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Will my GP approve a Karyotype blood test?

(13 Posts)
TruffleMama Sun 05-Jul-20 15:15:55

Hi all

My maternal aunt (my mum's sister) has Down's Syndrome.

I'm 36 years old and 13 weeks pregnant with my first pregnancy. The pregnancy was planned and we conceived naturally after trying for 13 months. I had never tried to conceive before, so have no known history of miscarriage etc.

I had a 12w 5d scan at the Fetal Medicine Centre two days ago. So far, everything appears as expected and the Doctor was happy with the nuchal translucancy measurements, nasal bone, heart rate/flow and my hormone test results. Our Harmony test results gave a result of <1 in 10,000 chance of trisomy 13, 18 and 21.

However, the Doctor then threw a spanner in the works when she asked if my aunt's Down's Syndrome was as a result of Trisomy 21 (an extra chromosome 21) or as a result of an unbalanced translocation.

This completely confused me. I had never heard of balanced/unbalanced translocation before. I assumed all Down's Syndrome was caused by Trisomy 21.
The Doctor gave us a quick science lesson and explained that if my aunt's Down's Syndrome is as a result of Trisomy 21 (an extra chromosome 21), we need not worry as our Harmony test result was very low risk. But, if my aunt's Down's Syndrome is as a result of an unbalanced translocation.. it would mean I likely have a balanced translocation and my child could inherit either normal chromosomes, balanced translocations or unbalanced translocations. If she inherits unbalanced translocations.. she could have Down's Syndrome or other chromosomal issues.

The Doctor asked me to find out if my aunt's Down's Syndrome is as a result of Trisomy 21 or unbalanced translocations.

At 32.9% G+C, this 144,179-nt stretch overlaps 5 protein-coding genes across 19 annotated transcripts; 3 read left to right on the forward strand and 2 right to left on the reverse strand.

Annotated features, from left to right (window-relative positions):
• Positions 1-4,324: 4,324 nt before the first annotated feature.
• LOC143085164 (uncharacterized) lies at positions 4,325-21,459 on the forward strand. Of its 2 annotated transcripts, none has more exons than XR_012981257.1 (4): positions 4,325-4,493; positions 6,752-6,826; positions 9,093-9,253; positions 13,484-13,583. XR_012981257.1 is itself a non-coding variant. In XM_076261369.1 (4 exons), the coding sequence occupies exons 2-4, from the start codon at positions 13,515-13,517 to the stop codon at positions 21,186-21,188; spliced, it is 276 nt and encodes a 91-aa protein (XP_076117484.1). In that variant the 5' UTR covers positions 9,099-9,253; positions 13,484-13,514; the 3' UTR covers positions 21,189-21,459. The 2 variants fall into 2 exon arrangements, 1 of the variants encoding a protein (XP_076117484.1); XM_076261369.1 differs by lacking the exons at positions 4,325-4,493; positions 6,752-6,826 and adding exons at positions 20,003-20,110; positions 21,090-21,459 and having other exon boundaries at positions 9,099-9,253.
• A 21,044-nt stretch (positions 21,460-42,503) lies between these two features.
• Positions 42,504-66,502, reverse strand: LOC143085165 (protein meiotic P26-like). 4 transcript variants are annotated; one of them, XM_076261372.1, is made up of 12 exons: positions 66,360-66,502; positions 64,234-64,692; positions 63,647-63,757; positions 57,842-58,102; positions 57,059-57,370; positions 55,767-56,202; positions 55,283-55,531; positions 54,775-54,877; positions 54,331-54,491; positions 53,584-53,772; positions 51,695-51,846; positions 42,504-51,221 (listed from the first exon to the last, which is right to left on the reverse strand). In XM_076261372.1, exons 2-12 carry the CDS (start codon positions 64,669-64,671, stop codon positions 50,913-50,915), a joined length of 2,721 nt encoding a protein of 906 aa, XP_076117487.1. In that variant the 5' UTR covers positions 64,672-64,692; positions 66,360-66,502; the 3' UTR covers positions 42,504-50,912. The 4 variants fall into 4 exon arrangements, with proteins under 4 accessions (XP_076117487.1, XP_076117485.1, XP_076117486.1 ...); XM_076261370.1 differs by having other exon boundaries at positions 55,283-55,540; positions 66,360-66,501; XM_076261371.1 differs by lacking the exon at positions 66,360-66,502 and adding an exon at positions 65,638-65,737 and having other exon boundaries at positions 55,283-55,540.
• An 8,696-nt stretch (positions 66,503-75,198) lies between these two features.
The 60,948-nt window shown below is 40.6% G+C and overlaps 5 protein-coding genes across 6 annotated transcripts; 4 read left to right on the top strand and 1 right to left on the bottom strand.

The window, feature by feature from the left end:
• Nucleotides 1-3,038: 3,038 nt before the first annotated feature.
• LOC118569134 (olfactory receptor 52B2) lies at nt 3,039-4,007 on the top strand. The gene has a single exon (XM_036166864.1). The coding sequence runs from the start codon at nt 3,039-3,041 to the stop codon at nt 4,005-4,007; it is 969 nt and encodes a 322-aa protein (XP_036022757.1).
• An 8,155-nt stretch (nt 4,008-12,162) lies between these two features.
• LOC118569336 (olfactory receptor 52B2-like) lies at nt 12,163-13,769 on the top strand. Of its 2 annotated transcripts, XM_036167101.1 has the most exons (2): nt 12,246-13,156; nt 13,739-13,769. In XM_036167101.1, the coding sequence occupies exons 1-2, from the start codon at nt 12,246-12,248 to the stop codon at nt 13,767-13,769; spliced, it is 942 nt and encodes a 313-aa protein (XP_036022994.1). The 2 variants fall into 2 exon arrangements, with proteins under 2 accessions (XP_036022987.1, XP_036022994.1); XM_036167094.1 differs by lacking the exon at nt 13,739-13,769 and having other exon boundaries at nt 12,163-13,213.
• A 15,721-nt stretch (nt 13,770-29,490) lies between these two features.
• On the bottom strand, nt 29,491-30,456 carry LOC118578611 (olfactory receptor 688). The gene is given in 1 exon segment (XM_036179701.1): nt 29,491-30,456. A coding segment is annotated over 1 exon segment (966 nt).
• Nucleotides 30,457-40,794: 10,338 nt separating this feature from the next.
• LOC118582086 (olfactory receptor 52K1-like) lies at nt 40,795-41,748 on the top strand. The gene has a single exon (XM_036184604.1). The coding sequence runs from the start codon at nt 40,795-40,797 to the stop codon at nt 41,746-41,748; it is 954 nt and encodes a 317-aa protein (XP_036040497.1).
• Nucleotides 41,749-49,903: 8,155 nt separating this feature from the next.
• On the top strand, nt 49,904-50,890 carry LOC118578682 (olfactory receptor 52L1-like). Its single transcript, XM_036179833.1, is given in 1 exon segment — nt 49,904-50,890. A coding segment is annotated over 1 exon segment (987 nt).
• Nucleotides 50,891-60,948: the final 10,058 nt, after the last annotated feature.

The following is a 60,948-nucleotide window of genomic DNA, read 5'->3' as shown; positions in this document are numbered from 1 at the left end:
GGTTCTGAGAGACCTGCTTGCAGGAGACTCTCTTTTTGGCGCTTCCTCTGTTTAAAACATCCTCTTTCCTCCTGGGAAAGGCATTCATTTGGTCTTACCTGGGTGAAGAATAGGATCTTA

My maternal grandmother was 39 years old when my aunt was born. Gran passed away several years ago, so I asked my mum what she knows. Mum was only 6 when my aunt was born. She says all she remembers is that my grandmother was told that my aunt has Down's Syndrome because she has an extra chromosome.. which would indicate that her Down's Syndrome is caused by Trisomy 21.
However, my aunt was born in 1963.. I wonder if the medical world was even aware of unbalanced translocation Down's Syndrome back then.. and I wonder if they actually tested my aunt's blood to confirm she had Trisomy 21 Down's Syndrome rather than unbalanced translocation Down's Syndrome, or did they just assume she has Trisomy 21 Down's Syndrome because it is much more common?

I've done some research and apparently 95% of Down's Syndrome is caused by Trisomy 21. So the likelihood is that my aunt has Trisomy 21. But, I need to know for definite.

My aunt lives in full time supported accommodation due to number or severe disabilities and learning difficulties. She's a tough cookie though and survived pneumonia 3 years ago after the intensive care consultant had advised us prepare for the worst.
Mum spoke to my aunt's support staff on Friday and they've asked us to call back on Monday to speak to another staff member about requesting the necessary information from her GP.

If Doctor at the Fetal Medicine Centre said that if my aunt's GP is unable to confirm which type of Down's Syndrome my aunt has... I should speak to my GP to request a Karyotype blood test to establish if I have a balanced translocation.